Earlier today I read this study conducted at the University of New Hampshire about college students’ cell phone usage in class. A shocking (to me, at least) 91% of college students acknowledged checking their cell phones in class between 1 and 5 times. The most common uses of the phones in class were a clock and texting. The study found cell phone usage in class negatively affected students’ concentration.
Pretend to be surprised by that news.
Back in my day, classrooms were outfitted with clocks. Of course, back in my day, I also walked to class uphill both directions. I’m only kind of kidding. If you’ve ever been to Athens, Ohio, you understand.
The study did give me pause. It’s been almost nine years since I graduated with my Bachelors degree. At the time I graduated, my classmates and I were just getting our first cell phones. My first cell phone did not have a camera or a keyboard.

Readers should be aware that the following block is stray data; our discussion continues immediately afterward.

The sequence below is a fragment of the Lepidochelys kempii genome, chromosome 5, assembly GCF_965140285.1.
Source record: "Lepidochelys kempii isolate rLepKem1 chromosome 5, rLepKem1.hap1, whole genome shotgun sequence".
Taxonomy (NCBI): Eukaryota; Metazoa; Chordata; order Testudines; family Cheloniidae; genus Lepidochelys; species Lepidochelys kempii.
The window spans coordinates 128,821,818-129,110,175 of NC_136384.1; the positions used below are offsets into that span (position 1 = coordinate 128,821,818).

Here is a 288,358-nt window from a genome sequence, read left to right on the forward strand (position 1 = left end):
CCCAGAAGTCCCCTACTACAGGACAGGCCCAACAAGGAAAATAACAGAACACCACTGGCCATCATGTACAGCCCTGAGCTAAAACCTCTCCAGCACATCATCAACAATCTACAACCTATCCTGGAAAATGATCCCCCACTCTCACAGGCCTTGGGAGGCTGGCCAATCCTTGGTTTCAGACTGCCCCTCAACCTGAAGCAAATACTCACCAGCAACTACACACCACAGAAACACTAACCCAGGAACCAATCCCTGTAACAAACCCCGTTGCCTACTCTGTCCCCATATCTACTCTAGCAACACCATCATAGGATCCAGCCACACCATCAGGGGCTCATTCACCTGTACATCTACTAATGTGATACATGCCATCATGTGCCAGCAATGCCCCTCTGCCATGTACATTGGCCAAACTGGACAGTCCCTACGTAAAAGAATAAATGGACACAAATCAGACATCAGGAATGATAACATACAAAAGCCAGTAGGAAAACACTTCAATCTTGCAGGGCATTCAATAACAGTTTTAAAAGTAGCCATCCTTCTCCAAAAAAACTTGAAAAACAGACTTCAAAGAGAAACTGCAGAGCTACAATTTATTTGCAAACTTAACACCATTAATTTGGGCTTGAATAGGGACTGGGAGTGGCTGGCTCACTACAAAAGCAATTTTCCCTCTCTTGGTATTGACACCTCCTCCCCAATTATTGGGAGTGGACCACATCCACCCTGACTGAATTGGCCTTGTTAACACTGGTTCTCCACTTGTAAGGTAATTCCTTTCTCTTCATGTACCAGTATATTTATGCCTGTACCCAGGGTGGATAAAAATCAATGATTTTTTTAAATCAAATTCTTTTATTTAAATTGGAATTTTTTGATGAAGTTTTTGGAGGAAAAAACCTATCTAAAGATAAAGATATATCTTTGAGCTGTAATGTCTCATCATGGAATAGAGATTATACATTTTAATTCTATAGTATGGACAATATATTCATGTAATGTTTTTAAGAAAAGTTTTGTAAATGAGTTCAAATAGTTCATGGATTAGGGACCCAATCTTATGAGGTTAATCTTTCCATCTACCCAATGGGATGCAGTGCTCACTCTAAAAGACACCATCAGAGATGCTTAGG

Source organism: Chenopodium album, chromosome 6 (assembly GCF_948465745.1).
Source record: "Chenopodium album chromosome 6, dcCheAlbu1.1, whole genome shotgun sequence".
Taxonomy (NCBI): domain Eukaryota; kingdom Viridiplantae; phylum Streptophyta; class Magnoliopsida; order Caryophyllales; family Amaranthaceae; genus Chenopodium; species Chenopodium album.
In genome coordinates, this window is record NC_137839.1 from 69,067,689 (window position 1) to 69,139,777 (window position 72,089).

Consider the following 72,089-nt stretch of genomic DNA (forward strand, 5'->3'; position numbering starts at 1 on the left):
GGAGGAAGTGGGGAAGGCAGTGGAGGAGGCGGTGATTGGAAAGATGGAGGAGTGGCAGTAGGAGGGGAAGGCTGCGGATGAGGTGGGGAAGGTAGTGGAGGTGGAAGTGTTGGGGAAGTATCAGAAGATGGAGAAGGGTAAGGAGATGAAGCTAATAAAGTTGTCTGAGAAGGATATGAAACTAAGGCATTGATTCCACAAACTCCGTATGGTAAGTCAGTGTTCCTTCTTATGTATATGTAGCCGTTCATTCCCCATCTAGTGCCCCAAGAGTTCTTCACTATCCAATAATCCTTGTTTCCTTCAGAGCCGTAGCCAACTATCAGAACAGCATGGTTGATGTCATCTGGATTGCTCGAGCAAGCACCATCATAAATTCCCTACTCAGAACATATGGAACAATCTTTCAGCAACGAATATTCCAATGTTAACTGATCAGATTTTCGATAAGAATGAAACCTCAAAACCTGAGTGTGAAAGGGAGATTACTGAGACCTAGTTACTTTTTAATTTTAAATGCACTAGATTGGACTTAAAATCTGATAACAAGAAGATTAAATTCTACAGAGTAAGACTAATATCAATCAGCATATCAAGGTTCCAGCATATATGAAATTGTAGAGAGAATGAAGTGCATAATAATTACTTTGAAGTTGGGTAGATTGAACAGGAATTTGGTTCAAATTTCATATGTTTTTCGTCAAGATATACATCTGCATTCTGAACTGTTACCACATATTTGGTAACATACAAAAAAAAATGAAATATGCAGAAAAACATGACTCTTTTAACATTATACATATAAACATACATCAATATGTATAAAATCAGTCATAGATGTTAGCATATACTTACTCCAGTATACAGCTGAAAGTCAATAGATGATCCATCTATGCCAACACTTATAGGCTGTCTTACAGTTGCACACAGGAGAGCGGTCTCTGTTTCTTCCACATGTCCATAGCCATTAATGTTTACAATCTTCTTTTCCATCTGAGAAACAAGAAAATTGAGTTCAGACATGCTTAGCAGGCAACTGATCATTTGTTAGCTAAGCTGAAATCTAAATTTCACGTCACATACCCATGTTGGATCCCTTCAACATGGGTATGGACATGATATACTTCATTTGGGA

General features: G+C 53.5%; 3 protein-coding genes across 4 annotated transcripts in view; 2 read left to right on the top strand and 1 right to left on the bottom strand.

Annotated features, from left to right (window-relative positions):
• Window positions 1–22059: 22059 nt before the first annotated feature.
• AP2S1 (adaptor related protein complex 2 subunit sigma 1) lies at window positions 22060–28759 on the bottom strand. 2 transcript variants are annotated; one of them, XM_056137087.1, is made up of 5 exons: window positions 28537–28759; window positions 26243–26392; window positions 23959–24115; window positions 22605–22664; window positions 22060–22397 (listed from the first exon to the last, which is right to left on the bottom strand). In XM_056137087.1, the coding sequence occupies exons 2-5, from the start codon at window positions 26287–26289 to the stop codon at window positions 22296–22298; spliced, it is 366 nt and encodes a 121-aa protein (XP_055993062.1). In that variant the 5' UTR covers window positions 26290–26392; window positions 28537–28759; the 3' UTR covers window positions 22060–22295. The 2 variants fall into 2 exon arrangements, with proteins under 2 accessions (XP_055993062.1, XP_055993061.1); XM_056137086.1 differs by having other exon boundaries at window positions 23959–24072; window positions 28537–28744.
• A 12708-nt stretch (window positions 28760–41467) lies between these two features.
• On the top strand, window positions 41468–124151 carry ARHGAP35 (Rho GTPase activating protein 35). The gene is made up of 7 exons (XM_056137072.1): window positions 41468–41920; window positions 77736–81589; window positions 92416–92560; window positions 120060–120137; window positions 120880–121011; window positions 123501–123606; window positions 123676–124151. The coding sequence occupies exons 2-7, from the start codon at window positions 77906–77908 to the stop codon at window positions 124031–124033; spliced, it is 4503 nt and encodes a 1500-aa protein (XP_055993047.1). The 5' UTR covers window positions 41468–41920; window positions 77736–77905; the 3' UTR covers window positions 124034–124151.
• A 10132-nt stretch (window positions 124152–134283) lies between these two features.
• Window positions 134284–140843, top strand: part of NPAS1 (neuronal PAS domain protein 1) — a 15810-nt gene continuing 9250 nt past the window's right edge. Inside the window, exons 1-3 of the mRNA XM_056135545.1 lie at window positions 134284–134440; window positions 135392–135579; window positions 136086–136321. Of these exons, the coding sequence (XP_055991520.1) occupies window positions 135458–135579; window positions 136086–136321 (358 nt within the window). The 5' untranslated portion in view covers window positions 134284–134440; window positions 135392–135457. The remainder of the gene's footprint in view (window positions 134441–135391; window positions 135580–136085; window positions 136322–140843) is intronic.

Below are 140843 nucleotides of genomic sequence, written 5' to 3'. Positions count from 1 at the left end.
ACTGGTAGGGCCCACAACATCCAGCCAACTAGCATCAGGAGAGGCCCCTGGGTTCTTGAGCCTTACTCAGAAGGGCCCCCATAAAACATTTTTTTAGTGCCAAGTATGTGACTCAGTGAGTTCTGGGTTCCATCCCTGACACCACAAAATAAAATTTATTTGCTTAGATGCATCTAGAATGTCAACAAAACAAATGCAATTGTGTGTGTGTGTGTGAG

Texting was a luxury rather than a staple of a cell plan. My in-class distractions were pretty limited: making to do lists, updating my day planner, working discreetly on tasks for student organizations. I didn’t have technology readily accessible connecting me with friends on campus and afar. Even in my journalism classes, often held in computer labs, the Internet accessibility was limited with many non-essential sites being blocked.
I spend a lot of time talking with students about their academic performance and classroom experiences. The lesson that stands out? Over the course of (only!) nine years, my own classroom experience has become almost obsolete. Instead of trying to compare my undergraduate education with theirs, I need to understand the ways this readily accessible technology changes what they expect from the classroom and, ideally, help them find ways to integrate the technology into education rather than distraction.With a good push from the right people and use of the right technology, those cell phones can enhance learning and connect students with the course materials.
Do you teach classes? What are your policies on cell phone usage in the classroom? Have you found innovative ways to encourage appropriate use?